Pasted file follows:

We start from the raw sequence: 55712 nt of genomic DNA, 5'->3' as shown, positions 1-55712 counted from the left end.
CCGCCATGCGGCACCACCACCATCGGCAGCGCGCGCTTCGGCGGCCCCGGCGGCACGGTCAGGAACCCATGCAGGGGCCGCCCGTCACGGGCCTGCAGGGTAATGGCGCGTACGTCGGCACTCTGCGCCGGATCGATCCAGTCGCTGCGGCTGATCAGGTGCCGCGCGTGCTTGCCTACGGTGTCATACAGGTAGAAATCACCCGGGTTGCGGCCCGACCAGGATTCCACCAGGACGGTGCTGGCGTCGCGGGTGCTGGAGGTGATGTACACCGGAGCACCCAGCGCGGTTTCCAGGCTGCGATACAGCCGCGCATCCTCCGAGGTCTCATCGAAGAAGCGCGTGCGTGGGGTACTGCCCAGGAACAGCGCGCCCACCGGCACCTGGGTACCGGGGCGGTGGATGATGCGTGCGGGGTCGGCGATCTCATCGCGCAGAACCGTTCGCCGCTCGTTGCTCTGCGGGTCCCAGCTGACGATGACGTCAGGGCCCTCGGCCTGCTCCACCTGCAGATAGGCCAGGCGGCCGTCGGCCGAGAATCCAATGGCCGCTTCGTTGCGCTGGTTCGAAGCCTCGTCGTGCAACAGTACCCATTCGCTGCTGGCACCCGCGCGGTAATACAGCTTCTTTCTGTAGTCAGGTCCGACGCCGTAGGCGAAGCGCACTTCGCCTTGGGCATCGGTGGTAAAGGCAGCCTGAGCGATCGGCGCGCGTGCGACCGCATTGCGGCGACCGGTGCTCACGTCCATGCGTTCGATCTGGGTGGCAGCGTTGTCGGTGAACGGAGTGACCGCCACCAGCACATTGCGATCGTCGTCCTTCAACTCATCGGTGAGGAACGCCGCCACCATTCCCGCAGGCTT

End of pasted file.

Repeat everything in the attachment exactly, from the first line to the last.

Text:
We start from the raw sequence: 55712 nt of genomic DNA, 5'->3' as shown, positions 1-55712 counted from the left end.
CCGCCATGCGGCACCACCACCATCGGCAGCGCGCGCTTCGGCGGCCCCGGCGGCACGGTCAGGAACCCATGCAGGGGCCGCCCGTCACGGGCCTGCAGGGTAATGGCGCGTACGTCGGCACTCTGCGCCGGATCGATCCAGTCGCTGCGGCTGATCAGGTGCCGCGCGTGCTTGCCTACGGTGTCATACAGGTAGAAATCACCCGGGTTGCGGCCCGACCAGGATTCCACCAGGACGGTGCTGGCGTCGCGGGTGCTGGAGGTGATGTACACCGGAGCACCCAGCGCGGTTTCCAGGCTGCGATACAGCCGCGCATCCTCCGAGGTCTCATCGAAGAAGCGCGTGCGTGGGGTACTGCCCAGGAACAGCGCGCCCACCGGCACCTGGGTACCGGGGCGGTGGATGATGCGTGCGGGGTCGGCGATCTCATCGCGCAGAACCGTTCGCCGCTCGTTGCTCTGCGGGTCCCAGCTGACGATGACGTCAGGGCCCTCGGCCTGCTCCACCTGCAGATAGGCCAGGCGGCCGTCGGCCGAGAATCCAATGGCCGCTTCGTTGCGCTGGTTCGAAGCCTCGTCGTGCAACAGTACCCATTCGCTGCTGGCACCCGCGCGGTAATACAGCTTCTTTCTGTAGTCAGGTCCGACGCCGTAGGCGAAGCGCACTTCGCCTTGGGCATCGGTGGTAAAGGCAGCCTGAGCGATCGGCGCGCGTGCGACCGCATTGCGGCGACCGGTGCTCACGTCCATGCGTTCGATCTGGGTGGCAGCGTTGTCGGTGAACGGAGTGACCGCCACCAGCACATTGCGATCGTCGTCCTTCAACTCATCGGTGAGGAACGCCGCCACCATTCCCGCAGGCTT